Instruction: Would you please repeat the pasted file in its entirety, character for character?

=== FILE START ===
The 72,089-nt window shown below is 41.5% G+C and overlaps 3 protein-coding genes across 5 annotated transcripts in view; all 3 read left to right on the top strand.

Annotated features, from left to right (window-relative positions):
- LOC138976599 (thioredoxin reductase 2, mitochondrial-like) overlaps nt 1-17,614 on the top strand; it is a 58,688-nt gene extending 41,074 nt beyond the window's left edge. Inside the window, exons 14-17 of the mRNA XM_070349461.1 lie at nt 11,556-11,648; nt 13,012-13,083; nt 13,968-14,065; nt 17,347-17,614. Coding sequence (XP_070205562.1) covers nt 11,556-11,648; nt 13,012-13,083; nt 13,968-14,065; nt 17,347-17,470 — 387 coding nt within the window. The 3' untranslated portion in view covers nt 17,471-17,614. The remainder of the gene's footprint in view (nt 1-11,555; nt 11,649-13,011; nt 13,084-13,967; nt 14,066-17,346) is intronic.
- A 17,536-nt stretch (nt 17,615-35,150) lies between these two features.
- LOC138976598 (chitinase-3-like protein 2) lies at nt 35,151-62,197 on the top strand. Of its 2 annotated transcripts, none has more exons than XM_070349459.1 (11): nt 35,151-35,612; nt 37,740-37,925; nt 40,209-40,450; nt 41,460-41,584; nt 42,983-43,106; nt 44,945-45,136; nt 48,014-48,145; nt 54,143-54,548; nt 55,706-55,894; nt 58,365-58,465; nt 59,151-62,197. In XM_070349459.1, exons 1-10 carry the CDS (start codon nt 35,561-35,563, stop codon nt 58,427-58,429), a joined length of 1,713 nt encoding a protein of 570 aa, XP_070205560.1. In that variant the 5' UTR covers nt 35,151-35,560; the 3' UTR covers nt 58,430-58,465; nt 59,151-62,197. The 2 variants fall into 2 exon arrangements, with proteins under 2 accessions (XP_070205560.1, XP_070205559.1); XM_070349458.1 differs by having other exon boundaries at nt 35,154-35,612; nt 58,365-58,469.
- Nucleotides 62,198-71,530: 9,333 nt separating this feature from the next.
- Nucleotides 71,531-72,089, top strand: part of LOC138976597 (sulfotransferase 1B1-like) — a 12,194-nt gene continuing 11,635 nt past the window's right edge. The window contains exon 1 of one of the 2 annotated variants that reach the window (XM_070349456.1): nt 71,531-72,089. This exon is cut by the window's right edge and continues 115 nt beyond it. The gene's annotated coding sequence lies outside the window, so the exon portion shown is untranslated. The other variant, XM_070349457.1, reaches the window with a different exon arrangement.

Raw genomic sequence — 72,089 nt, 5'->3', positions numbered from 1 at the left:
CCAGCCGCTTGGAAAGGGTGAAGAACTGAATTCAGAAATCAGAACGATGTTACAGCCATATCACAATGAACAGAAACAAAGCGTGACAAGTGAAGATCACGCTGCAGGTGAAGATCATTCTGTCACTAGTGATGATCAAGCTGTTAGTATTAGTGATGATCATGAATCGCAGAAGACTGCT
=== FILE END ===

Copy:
The 72,089-nt window shown below is 41.5% G+C and overlaps 3 protein-coding genes across 5 annotated transcripts in view; all 3 read left to right on the top strand.

Annotated features, from left to right (window-relative positions):
- LOC138976599 (thioredoxin reductase 2, mitochondrial-like) overlaps nt 1-17,614 on the top strand; it is a 58,688-nt gene extending 41,074 nt beyond the window's left edge. Inside the window, exons 14-17 of the mRNA XM_070349461.1 lie at nt 11,556-11,648; nt 13,012-13,083; nt 13,968-14,065; nt 17,347-17,614. Coding sequence (XP_070205562.1) covers nt 11,556-11,648; nt 13,012-13,083; nt 13,968-14,065; nt 17,347-17,470 — 387 coding nt within the window. The 3' untranslated portion in view covers nt 17,471-17,614. The remainder of the gene's footprint in view (nt 1-11,555; nt 11,649-13,011; nt 13,084-13,967; nt 14,066-17,346) is intronic.
- A 17,536-nt stretch (nt 17,615-35,150) lies between these two features.
- LOC138976598 (chitinase-3-like protein 2) lies at nt 35,151-62,197 on the top strand. Of its 2 annotated transcripts, none has more exons than XM_070349459.1 (11): nt 35,151-35,612; nt 37,740-37,925; nt 40,209-40,450; nt 41,460-41,584; nt 42,983-43,106; nt 44,945-45,136; nt 48,014-48,145; nt 54,143-54,548; nt 55,706-55,894; nt 58,365-58,465; nt 59,151-62,197. In XM_070349459.1, exons 1-10 carry the CDS (start codon nt 35,561-35,563, stop codon nt 58,427-58,429), a joined length of 1,713 nt encoding a protein of 570 aa, XP_070205560.1. In that variant the 5' UTR covers nt 35,151-35,560; the 3' UTR covers nt 58,430-58,465; nt 59,151-62,197. The 2 variants fall into 2 exon arrangements, with proteins under 2 accessions (XP_070205560.1, XP_070205559.1); XM_070349458.1 differs by having other exon boundaries at nt 35,154-35,612; nt 58,365-58,469.
- Nucleotides 62,198-71,530: 9,333 nt separating this feature from the next.
- Nucleotides 71,531-72,089, top strand: part of LOC138976597 (sulfotransferase 1B1-like) — a 12,194-nt gene continuing 11,635 nt past the window's right edge. The window contains exon 1 of one of the 2 annotated variants that reach the window (XM_070349456.1): nt 71,531-72,089. This exon is cut by the window's right edge and continues 115 nt beyond it. The gene's annotated coding sequence lies outside the window, so the exon portion shown is untranslated. The other variant, XM_070349457.1, reaches the window with a different exon arrangement.

Raw genomic sequence — 72,089 nt, 5'->3', positions numbered from 1 at the left:
CCAGCCGCTTGGAAAGGGTGAAGAACTGAATTCAGAAATCAGAACGATGTTACAGCCATATCACAATGAACAGAAACAAAGCGTGACAAGTGAAGATCACGCTGCAGGTGAAGATCATTCTGTCACTAGTGATGATCAAGCTGTTAGTATTAGTGATGATCATGAATCGCAGAAGACTGCT